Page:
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The Quintessential NaturalistHonoring the Life and Legacy of Oliver P. Pearson$
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Douglas Kelt and Deborah Kaspin

Print publication date: 2007

Print ISBN-13: 9780520098596

Published to California Scholarship Online: March 2012

DOI: 10.1525/california/9780520098596.001.0001

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PRINTED FROM CALIFORNIA SCHOLARSHIP ONLINE (www.california.universitypressscholarship.com). (c) Copyright University of California Press, 2021. All Rights Reserved. An individual user may print out a PDF of a single chapter of a monograph in CALSO for personal use.date: 30 July 2021

The Relative Importance of Predation, Food, and Interspecific Competition for Growth of Prairie Vole (Microtus Ochrogaster) Populations

The Relative Importance of Predation, Food, and Interspecific Competition for Growth of Prairie Vole (Microtus Ochrogaster) Populations

La Importancia Relativa De PredaciÓN, AlimentaciÓN, Y Competencia InterespecÍFica En El Crecimieto Poblacional Del Metorito De La Pradera (Microtus Ochrogaster)

Chapter:
(p.49) The Relative Importance of Predation, Food, and Interspecific Competition for Growth of Prairie Vole (Microtus Ochrogaster) Populations
Source:
The Quintessential Naturalist
Author(s):

George O. Batzli

Steven J. Harper

Yu-teh K. Lin

Publisher:
University of California Press
DOI:10.1525/california/9780520098596.003.0003

This chapter presents a new analysis of experimental data that examines the relative effects of three factors—predation, food supply, and interspecific competition—on the population growth of voles. It aims to test the proposition that predation is an important factor which reduces population growth of small mammals during population increases as well as declines, an idea called Pearson's hypothesis. The chapter quantifies the relative impact on growth of prairie vole populations during the growing season of manipulating access by predators, food supply, and presence of a competing species (the meadow vole, M. ochrogaster). It finds that all three factors had substantial effects on population growth, but that predation had two–three times greater impact than did food supply or competition, using analysis of variance and linear modeling.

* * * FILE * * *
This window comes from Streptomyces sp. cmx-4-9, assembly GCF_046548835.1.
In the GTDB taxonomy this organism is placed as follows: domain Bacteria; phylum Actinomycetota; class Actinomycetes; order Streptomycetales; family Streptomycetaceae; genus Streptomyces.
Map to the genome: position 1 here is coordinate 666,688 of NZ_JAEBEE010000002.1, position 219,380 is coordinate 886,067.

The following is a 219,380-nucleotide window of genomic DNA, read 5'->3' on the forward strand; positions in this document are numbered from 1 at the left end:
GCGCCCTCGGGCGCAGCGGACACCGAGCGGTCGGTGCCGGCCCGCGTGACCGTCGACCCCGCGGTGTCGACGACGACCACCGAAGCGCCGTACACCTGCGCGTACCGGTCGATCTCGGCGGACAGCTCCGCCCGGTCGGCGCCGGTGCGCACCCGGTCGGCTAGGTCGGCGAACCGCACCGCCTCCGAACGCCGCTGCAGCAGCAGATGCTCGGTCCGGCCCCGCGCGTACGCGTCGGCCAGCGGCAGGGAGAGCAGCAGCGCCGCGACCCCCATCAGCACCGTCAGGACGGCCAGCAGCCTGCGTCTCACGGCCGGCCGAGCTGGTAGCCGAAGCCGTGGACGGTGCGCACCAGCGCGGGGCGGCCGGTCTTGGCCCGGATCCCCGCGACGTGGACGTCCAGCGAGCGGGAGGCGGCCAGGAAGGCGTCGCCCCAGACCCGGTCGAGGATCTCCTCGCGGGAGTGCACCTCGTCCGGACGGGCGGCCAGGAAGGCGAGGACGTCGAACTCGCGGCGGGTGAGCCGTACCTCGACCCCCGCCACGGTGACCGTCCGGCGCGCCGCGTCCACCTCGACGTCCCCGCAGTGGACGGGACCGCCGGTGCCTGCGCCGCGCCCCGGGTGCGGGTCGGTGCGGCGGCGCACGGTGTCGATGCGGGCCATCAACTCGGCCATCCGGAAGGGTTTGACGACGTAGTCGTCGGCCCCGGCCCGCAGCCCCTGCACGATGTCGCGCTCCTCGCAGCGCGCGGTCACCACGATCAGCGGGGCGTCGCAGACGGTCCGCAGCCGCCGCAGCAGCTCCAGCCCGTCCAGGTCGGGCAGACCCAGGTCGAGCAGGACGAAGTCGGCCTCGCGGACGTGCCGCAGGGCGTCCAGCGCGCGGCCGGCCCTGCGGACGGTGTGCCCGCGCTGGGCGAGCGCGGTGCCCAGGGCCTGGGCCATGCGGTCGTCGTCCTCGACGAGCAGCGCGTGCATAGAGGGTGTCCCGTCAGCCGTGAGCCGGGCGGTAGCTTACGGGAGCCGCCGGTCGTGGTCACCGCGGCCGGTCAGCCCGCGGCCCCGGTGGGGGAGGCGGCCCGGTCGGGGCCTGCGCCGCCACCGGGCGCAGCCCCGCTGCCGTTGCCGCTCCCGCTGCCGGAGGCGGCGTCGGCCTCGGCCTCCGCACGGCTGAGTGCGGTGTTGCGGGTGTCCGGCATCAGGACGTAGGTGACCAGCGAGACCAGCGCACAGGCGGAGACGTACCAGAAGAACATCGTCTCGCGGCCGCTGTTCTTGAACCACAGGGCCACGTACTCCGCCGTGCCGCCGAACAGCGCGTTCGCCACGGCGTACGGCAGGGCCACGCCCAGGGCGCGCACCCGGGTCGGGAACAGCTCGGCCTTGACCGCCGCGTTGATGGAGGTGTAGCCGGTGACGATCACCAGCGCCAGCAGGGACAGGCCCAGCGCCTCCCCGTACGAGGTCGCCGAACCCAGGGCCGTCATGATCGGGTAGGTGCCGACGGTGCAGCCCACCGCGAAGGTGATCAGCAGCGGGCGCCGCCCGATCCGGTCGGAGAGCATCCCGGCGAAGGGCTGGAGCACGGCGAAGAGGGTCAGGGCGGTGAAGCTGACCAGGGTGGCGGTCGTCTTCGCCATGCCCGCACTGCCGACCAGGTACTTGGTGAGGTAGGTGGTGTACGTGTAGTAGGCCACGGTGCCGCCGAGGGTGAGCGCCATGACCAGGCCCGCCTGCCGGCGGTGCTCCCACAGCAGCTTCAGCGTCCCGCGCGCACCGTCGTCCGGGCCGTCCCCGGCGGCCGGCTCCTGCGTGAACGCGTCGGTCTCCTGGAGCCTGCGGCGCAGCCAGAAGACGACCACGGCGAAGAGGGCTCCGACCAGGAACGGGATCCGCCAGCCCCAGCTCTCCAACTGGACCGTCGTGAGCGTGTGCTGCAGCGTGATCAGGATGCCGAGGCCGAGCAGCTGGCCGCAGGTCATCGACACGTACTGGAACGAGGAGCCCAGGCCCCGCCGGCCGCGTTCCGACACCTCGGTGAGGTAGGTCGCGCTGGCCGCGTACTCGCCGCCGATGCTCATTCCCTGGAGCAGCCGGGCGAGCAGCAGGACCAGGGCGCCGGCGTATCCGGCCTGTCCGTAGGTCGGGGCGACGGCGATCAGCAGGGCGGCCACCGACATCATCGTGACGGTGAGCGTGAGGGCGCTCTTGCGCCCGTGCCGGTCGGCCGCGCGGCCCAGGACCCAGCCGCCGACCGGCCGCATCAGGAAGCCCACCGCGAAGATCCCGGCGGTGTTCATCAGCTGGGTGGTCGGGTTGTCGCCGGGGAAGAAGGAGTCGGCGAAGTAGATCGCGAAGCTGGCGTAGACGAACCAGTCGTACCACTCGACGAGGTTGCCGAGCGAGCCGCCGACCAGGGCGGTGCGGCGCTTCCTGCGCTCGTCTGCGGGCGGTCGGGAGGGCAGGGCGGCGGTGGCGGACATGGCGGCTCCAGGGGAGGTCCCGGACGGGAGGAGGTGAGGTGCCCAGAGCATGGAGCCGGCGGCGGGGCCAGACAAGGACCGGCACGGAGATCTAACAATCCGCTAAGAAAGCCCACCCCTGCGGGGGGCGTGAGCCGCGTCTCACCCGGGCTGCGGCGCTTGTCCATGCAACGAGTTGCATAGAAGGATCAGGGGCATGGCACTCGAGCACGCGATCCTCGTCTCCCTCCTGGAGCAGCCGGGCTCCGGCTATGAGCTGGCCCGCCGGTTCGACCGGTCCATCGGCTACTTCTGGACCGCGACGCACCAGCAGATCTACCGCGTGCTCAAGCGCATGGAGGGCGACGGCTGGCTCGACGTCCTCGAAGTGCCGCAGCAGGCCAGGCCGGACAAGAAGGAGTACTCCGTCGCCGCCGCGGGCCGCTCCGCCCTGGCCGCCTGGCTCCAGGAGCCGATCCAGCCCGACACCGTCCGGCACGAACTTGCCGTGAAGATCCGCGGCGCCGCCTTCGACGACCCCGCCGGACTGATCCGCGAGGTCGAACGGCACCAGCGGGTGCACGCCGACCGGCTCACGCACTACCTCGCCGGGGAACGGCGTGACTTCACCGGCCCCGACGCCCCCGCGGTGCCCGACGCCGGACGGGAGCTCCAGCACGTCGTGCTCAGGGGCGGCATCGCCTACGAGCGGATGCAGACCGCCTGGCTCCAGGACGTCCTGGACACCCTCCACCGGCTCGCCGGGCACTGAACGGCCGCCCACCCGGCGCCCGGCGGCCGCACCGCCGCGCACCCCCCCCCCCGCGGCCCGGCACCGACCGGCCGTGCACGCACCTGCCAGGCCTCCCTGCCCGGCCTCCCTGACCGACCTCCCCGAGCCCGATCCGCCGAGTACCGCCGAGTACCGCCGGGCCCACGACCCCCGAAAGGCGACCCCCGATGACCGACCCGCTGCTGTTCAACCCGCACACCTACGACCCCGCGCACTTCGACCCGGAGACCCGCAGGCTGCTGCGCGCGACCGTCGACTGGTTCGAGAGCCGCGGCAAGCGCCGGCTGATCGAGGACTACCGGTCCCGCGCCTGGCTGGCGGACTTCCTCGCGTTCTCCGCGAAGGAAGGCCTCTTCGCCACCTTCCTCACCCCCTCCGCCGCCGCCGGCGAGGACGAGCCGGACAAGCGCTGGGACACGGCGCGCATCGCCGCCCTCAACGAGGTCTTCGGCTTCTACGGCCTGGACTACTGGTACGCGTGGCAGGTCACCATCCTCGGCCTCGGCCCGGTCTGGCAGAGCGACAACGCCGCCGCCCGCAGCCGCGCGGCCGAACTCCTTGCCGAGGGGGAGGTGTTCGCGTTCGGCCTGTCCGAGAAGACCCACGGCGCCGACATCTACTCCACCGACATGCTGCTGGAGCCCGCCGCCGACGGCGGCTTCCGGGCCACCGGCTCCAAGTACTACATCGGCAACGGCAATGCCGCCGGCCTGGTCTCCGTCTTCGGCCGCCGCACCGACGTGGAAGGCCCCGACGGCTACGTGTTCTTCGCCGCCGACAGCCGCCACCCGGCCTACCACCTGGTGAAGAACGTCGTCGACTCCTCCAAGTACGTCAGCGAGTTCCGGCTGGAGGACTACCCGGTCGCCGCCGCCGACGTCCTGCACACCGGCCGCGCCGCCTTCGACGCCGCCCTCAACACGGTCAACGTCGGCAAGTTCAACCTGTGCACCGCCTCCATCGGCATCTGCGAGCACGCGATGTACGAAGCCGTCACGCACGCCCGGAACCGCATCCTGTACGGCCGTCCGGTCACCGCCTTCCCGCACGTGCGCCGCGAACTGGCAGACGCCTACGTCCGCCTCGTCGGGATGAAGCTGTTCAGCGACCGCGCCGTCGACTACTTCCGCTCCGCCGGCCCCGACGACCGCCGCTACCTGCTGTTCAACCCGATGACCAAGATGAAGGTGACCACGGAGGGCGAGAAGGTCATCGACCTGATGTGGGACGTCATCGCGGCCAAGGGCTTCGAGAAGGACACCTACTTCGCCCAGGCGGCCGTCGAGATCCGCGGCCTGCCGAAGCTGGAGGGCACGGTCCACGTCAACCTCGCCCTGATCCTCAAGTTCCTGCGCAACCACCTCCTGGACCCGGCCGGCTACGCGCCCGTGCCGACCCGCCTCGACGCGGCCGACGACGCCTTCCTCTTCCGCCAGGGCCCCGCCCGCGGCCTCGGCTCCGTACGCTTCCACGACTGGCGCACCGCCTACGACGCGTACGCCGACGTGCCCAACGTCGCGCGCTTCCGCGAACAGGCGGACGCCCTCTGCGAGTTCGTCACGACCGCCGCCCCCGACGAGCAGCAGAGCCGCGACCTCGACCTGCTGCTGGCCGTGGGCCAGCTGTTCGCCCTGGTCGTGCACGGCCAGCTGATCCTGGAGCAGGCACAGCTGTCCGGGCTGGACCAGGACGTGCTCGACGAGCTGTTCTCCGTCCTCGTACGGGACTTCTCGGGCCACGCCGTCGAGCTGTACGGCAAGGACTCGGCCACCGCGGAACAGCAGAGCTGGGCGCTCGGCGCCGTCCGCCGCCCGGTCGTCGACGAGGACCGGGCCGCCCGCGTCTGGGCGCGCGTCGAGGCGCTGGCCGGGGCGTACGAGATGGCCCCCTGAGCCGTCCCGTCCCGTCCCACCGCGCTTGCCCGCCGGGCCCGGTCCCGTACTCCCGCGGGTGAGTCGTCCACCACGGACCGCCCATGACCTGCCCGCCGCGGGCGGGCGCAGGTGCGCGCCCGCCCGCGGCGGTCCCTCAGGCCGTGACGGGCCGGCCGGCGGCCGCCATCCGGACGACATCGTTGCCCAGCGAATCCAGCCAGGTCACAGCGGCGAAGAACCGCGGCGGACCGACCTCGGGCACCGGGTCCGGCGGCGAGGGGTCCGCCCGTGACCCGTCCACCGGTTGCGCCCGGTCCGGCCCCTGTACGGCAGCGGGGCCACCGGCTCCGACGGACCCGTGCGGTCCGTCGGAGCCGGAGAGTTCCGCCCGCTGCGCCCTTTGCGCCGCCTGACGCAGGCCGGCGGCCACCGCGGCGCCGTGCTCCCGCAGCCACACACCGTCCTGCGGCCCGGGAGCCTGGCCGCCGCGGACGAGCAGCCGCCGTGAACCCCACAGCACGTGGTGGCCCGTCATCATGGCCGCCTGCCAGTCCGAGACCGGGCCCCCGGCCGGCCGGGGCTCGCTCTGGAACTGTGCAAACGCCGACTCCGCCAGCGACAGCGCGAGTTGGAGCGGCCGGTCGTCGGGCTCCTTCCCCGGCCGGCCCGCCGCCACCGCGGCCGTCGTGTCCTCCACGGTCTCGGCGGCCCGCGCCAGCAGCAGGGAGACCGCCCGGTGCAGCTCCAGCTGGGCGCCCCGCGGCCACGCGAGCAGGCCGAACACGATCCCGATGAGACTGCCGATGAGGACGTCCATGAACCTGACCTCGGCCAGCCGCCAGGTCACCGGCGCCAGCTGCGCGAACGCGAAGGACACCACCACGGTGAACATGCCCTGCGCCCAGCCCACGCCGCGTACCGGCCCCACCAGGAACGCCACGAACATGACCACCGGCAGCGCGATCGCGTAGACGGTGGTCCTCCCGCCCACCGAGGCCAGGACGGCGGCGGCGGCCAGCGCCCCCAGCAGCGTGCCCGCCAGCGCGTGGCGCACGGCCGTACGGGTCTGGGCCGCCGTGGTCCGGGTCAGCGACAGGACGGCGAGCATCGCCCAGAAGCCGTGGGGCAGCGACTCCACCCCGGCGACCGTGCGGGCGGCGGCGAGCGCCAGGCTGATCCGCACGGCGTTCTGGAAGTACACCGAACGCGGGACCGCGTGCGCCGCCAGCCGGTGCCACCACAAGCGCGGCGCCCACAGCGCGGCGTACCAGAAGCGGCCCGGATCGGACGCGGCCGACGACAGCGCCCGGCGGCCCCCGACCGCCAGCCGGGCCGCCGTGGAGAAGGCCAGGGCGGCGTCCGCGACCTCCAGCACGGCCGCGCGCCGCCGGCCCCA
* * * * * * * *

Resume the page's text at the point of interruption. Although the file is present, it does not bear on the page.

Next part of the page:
Keywords:   food supply, interspecific competition, M. ochrogaster, prairie vole, predation, population growth, analysis of variance, linear modeling

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